This is a conversation I would love to have with Richard Armitage. He has recently made two comments in video interviews that I find intriguing. Intriguing because I really don’t know the answers to the questions raised. The first is on his performance of the original audiobook of Hamlet Prince of Danes by A.J. Hartley and David Hewson.
In the video interview posted by Audible, Mr. Armitage says about the audiobook that “you really have much more insight into their motivations, it’s much more gray and realistic, and particularly with Ophelia in this, in this story. I seem to relate to her. I think the fact that, you know, what has motivated her suicide in this story, is much more complicated and it actually turns out that it isn’t a suicide at all.” (Thanks to RichardArmitageCentral.co.UK for the transcription.)
He particularly related to Ophelia? I wonder why? In the audiobook, Ophelia is Hamlet’s lover, as is implied in the Shakespeare play. She is bound by her dependence on her family, so when her brother and father tell her to leave Hamlet alone, she feels she must. In the audiobook Hamlet angrily accuses her of being more faithful to her family than to him. Ophelia then bucks up her courage and devises a scheme where possibly she & Hamlet can be together in the future. It doesn’t work out, of course, and she falls victim to a ruthlessly evil ally of her father & King Claudius. Brave, naive, beautiful Ophelia. Why does Mr. Armitage relate particularly to her? He says that what motivated her suicide, which was not a suicide, in much more complicated. I would love to hear of his thoughts about her.
In the Shakespeare play Ophelia appears to have lost her mind when she visits the Queen and sings of maids losing their virginity and how someone, presumably her father, is dead and gone. Leaving the impression that losing both Hamlet and her father has unhinged her mind. Next we hear, she is drowned.
Of course, in the audiobook although she drowns there as well, she has most certainly not lost her mind. She is still hoping for her and Hamlet to be reunited, with him as King and she as Queen. Alas, it was not to be, as craftier minds uncover her plan and get rid of her.
In the second interview, for the upcoming production of The Crucible at The Old Vic Theater, Mr. Armitage speaks about his enthusiasm for playing the part of John Proctor, a part that “was one of those roles that I’d always coveted and, and knew that I’d eventually play one day, and knew that by playing him I’d be changed as a person.” (Again, thanks to RichardArmitageCentral.co.UK for transcription.) Another subject I would like to discuss with Mr. A. What does he expect will be changed in him by playing the role of John Procter?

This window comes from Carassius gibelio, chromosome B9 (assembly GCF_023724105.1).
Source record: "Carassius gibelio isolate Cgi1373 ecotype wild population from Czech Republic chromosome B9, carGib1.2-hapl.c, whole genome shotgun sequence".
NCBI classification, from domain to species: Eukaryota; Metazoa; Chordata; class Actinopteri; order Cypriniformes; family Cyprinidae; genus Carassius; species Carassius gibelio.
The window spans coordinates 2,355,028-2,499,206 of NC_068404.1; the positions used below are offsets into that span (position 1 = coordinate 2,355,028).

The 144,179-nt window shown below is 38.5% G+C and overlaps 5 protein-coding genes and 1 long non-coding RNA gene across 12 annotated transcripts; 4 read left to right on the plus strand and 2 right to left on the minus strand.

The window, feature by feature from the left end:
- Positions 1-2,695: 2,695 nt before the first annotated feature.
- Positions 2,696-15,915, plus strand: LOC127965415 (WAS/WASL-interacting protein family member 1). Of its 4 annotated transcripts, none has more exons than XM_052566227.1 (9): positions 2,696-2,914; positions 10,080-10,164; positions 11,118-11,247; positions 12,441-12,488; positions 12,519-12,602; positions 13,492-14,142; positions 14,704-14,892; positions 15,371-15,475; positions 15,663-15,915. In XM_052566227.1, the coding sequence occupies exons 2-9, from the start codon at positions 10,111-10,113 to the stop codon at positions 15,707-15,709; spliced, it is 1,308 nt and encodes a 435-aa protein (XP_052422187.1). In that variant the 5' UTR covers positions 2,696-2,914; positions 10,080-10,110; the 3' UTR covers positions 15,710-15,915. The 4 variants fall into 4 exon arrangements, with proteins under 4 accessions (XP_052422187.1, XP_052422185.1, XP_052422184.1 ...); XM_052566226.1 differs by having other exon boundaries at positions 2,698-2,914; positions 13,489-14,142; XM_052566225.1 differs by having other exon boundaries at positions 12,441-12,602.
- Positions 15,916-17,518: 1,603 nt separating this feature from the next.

This put me in mind of a recent interview with Richard’s colleague from The Hobbit, Lee Pace, who has a new television program beginning in the U.S. on Sunday, Halt & Catch Fire. Mr. Pace has been giving many interviews to promote the new show, and one of them that I read had a similarly ambiguous insight into his identification with his roles as that expressed by Richard Armitage.
In http://www.buzzfeed.com/jarettwieselman/lee-pace-is-ready-for-the-spotlight-but-not-the-scrutiny interview with Buzzfeed, Mr. Pace said that the role he has played that he most related to was his role as a transvestite in the movie The Soldier’s Girl.
We know Mr. Pace is not a transvestite, so what is it that he feels he most relates to? He doesn’t say in the interview, just seems embarrassed that he has revealed so much about himself in the statement. I have no idea what exactly he revealed, since I don’t know enough about him. By the way, he is AMAZING in the role, and if you haven’t seen it, you should.
What interests me in these interviews is the way these two extremely talented actors, speak about how they find themselves revealed in the characters they play. That, while they may have been oblivious to it previously, when they play a certain role an aspect of who THEY ARE inside as a person is revealed to them. It seems a part of the work they do that they find aspects of themselves in the characters they play. They take their work very seriously. By opening themselves up to the character they are playing they acknowledge that they too have similar emotions, and find that some of their experiences are similar to what the character has experienced. I love them for their honesty in expressing this, even if I don’t really understand what it all means.